Constitutional Rights of Juveniles

According to the U.S Constitution, 14th Amendment, Section I: “All persons born or naturalized in the United States and subject to the jurisdiction thereof, are citizens of the United States and of the State wherein they reside.  No State shall make or enforce any law which shall abridge the privileges or immunities of citizens of the United States; nor shall any State deprive any person of life, liberty or property without due process of the law; nor deny any person within its jurisdiction the equal protection of the laws.”

Youth have the right to:

Medical and mental health care: OJJ has the responsibility to maintain the health, welfare, and rehabilitation of youth in its care.  Mental health services include trained staff providing services that may include the following:

  • emergency mental health services
  • a professional evaluation and development of a treatment plan
  • periodic follow-up evaluations
  • regular mental health services, including treatment

Treatment: All youth in our care have the right to treatment to strengthen pro-social behaviors which will aid in their rehabilitation.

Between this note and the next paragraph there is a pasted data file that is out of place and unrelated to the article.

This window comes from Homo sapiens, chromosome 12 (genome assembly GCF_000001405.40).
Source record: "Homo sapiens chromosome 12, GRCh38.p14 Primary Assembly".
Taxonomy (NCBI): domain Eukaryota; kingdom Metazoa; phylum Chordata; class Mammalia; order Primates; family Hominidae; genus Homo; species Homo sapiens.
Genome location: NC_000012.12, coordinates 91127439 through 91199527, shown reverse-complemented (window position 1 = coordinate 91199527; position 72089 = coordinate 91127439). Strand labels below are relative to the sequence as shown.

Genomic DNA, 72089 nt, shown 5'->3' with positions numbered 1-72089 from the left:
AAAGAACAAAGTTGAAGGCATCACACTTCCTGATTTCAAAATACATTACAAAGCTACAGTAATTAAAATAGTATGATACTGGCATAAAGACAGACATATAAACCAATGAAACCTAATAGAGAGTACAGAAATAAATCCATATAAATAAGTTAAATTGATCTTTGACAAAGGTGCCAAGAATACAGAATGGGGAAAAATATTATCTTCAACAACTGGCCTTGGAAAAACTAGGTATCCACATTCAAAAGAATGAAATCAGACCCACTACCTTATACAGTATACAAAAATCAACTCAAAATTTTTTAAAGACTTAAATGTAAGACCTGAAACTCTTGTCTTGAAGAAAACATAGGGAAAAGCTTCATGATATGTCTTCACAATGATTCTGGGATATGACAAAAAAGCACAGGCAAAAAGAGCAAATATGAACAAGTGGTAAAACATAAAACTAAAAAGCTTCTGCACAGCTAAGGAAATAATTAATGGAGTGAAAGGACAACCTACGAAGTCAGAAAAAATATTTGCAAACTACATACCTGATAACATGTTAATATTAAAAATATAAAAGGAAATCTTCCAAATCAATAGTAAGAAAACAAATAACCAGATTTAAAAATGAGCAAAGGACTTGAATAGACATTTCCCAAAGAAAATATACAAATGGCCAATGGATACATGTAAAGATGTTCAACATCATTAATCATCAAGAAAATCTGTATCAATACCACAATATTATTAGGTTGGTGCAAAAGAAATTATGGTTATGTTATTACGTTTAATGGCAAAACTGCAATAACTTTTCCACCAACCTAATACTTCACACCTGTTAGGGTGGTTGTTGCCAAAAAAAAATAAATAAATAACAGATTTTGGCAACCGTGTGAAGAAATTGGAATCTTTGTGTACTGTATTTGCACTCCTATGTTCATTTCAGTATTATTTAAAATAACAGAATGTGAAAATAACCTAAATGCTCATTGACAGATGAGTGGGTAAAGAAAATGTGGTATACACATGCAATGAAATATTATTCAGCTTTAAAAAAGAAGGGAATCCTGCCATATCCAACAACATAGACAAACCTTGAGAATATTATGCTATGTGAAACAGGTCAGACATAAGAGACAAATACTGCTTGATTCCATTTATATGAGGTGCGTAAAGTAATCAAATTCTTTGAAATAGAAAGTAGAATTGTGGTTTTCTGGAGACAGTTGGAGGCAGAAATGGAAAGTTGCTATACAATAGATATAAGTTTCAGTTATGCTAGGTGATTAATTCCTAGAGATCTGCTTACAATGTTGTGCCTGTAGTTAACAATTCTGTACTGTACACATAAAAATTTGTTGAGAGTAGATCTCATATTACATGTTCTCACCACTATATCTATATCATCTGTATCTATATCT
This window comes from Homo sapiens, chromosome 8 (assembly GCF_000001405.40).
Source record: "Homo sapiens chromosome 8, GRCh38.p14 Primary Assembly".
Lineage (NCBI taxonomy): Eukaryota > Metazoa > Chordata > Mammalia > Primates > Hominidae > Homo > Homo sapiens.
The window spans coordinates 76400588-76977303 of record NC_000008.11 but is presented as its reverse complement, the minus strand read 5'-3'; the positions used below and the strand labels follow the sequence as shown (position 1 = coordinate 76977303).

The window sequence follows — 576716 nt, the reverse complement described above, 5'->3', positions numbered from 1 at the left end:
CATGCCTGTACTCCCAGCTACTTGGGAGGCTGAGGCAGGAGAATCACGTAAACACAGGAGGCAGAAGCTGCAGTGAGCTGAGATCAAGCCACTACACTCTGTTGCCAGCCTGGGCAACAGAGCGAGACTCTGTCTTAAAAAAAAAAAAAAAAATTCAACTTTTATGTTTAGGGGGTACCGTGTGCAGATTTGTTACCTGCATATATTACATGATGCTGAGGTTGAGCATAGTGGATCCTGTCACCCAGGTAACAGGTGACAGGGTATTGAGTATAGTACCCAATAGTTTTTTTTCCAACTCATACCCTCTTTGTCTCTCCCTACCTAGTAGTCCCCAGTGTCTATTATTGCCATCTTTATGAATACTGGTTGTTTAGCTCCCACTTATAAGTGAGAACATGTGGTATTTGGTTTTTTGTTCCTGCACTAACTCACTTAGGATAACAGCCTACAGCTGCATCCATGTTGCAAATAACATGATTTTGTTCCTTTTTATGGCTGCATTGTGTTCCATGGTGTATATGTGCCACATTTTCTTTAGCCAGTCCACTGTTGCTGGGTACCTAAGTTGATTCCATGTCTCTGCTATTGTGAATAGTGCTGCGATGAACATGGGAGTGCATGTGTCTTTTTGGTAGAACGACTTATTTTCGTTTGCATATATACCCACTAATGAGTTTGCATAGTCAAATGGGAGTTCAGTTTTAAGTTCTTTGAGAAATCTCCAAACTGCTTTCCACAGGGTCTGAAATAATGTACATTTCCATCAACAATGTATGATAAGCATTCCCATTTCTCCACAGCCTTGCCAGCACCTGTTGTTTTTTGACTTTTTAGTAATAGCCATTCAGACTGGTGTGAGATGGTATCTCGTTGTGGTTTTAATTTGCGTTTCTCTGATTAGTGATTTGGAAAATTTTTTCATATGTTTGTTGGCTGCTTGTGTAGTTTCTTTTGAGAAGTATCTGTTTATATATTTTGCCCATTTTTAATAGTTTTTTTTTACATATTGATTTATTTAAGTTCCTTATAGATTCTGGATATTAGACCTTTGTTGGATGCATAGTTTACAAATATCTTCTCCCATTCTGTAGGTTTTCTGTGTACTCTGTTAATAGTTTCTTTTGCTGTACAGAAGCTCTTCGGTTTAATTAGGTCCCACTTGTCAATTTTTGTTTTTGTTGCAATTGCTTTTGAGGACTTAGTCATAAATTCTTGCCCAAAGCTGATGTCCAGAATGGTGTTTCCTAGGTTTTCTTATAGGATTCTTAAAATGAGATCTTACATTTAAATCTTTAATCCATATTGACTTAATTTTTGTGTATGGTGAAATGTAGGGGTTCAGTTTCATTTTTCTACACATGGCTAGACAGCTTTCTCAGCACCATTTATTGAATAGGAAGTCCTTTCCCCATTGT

Protection from harm: OJJ is responsible for maintaining safe environments for our youth.  This means protection from harm from themselves, each other, and staff.

Freedom from abusive and arbitrary discipline: The use of excessive force or corporal punishment violates the youth’s due process rights.  Youth have the right to be free from threats, taunts, random strip searches, and abusive and arbitrary discipline.

A free and appropriate public education: The state must also provide youth with an adequate educational program.  Youth must receive all the rights to special education afforded to youth and citizens not in custody.  (See the section on Education Services)

Access to Courts: Youth have a constitutional right to access to courts, including access to attorneys.  Facility staff cannot read attorney-client mail or place restrictions on visits between youth and their attorneys.

Decent living conditions: The state must provide youth with decent living conditions.  This includes, but is not limited to, heating and cooling, clothing, privacy, food, sanitation, hygiene, and recreation.

The right to investigation and response: Youth have the right to investigation and response including procedures to address complaints.